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Dec 20

‘Yesterday’s Speedways’ to celebrate the history of stock car racing, at the CME

The Canadian Racing Season Begins February 7, 8, & 9, 2014 at Toronto’s International Centre

Canadian Motorsports Expo logo 2012 If you’ve been around the southern Ontario stock car scene the past few years, you know that Rick Sharples is passionate about celebrating and preserving the history of the sport.

Through the creation of the Yesterday’s Speedways website and his book Remember When: The Early Years of Stock Car Racing in Southern Ontario, Sharples – with the help of Ron Moulds – has created a loyal following of like-minded racing fans, all fascinated with the history of local short track racing.

On February 7, 8 & 9, 2014 at Toronto’s International Centre, Sharples will host a large display of historic stock car machines, many of which will be very familiar to veteran racing fans.

“There is such a deep history of oval racing in southern Ontario,” said Sharples. “I’ve tried to recapture as many stories and pictures as possible. Our primary goal with the various Yesterday’s Speedways projects, is to build on what those early racers and tracks began, and to work on preserving the tracks we have left. I have records and reports from nearly 400, old Ontario short tracks. I don’t know if there are any more than about 20 still running today.”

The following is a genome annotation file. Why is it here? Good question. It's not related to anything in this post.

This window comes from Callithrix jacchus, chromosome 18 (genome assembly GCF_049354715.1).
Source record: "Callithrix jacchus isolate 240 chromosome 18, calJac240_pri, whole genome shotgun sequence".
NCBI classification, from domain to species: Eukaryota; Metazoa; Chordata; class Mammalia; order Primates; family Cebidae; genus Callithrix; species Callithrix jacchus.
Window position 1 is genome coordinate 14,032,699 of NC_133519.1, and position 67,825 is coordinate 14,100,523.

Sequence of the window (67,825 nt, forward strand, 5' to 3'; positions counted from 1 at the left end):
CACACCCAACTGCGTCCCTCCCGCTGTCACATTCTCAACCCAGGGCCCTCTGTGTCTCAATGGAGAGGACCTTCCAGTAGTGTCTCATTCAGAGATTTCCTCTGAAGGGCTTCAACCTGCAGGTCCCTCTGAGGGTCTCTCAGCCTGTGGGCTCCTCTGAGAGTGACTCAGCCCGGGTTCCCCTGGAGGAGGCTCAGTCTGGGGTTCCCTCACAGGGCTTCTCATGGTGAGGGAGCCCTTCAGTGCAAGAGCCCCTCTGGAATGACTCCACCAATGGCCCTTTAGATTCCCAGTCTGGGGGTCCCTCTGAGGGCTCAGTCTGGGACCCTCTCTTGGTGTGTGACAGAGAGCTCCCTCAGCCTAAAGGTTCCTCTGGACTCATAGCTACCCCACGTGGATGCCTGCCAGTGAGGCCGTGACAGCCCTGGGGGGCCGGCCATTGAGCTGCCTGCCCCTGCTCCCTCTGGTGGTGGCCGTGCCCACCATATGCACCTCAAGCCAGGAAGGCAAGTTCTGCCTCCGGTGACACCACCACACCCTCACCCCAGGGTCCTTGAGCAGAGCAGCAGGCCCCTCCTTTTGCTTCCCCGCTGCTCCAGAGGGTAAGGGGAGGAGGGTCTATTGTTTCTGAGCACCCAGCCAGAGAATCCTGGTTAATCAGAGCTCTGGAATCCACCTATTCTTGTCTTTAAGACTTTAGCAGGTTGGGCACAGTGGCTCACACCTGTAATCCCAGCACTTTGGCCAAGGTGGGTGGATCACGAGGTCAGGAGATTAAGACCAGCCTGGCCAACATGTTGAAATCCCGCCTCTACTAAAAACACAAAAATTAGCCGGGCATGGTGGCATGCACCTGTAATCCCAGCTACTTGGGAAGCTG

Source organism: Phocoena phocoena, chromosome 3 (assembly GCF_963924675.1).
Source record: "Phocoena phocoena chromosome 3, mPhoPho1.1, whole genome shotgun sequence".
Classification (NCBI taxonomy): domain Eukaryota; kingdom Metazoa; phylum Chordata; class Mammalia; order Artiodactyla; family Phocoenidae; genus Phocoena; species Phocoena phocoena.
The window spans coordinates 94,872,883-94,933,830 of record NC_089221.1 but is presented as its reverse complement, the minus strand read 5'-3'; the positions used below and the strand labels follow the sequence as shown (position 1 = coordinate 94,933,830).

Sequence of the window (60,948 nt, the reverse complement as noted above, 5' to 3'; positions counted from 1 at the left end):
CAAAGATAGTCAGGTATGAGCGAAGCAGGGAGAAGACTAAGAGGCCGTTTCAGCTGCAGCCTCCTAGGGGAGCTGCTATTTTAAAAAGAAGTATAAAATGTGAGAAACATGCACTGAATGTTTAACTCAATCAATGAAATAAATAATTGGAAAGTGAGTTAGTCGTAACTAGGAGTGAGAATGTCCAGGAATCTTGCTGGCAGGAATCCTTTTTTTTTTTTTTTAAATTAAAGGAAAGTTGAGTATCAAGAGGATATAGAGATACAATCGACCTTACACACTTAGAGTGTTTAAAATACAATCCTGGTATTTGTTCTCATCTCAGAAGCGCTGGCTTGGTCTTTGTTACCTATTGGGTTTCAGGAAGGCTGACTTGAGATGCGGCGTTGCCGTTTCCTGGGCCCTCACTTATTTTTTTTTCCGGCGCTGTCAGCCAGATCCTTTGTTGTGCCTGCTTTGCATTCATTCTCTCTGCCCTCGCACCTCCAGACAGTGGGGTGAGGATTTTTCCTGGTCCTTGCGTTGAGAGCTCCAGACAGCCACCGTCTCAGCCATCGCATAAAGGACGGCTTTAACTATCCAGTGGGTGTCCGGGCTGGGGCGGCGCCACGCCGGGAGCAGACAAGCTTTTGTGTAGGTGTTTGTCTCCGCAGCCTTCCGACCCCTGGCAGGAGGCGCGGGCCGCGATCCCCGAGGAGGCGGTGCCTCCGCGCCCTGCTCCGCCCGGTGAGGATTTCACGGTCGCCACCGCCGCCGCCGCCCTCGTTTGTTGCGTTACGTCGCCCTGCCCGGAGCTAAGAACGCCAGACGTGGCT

Sharples is excited about bringing his memories and stories – plus a gallery of classic photographs – to the fans at the CME. In addition to hosting the car display, Sharples will be signing and selling copies of his book (Remember When…) and swapping stories with other stock car enthusiasts.

Sharples’ efforts to preserve and celebrate the past are gaining momentum, as a wide range of vintage racing enthusiasts and car owners has offered up their restored racing machines for use in the display at the CME and other shows. Among those confirmed to be part of the Yesterday’s Speedways at the CME exhibit are:

• Don Biederman’s Oxford 250 winning Nova, now owned by John Hutchins

• Ted Hogan’s #7 Modified (right), which raced at the CNE and Pinecrest Speedways

• Lloyd Shaw’s Trainer car, which raced at Speedway Park in Maple, Ontario.

• Doug Ryder’s ’37 Plymouth (Merrittville & Ancaster)

• Jim Bray’s #56 NASCAR stock car (’64 Daytona 500 / ’62 Mosport)

• Dan Price’s #09 ’57 Chevy, which is still in action today

“We’ve got a pretty broad spectrum of race cars from the past,” Sharples continued. “It will give the newer fans an idea of what was being raced before their time. It’s great to see these old cars and the people who own them. It’s cars like these that keep the history of oval track racing alive.”

BOOK Remember When (Medium)ABOUT YESTERDAY’S SPEEDWAYS: Author Rick Sharples grew up around Ontario stock car racing, following his father Fred and mother Jean as they toiled at various tracks before moving into the NASCAR fraternity. Rick picked up the pen when his work with the Can-Am Midgets Series ended, and his long list of connections proved invaluable when he began his work on the Remember When book (right). Continuing to recover and reveal the history of Ontario stock car racing, Sharples current project, along with Volume II of Remember When, is the Yesterday’s Speedways collection, currently found on the website, www.yesterdaysspeedways.com. Visitors to the site can find columns from former racer Dave Boon, Jim Dunham and Jimmy Johnston, as well as a Remember When Reader’s Column. Remember When: The Early Years of Stock Car Racing in Southern Ontario’ is available by email at rickatrememberwhen@gmail.com.

source: canadianmotorsportsexpo.com



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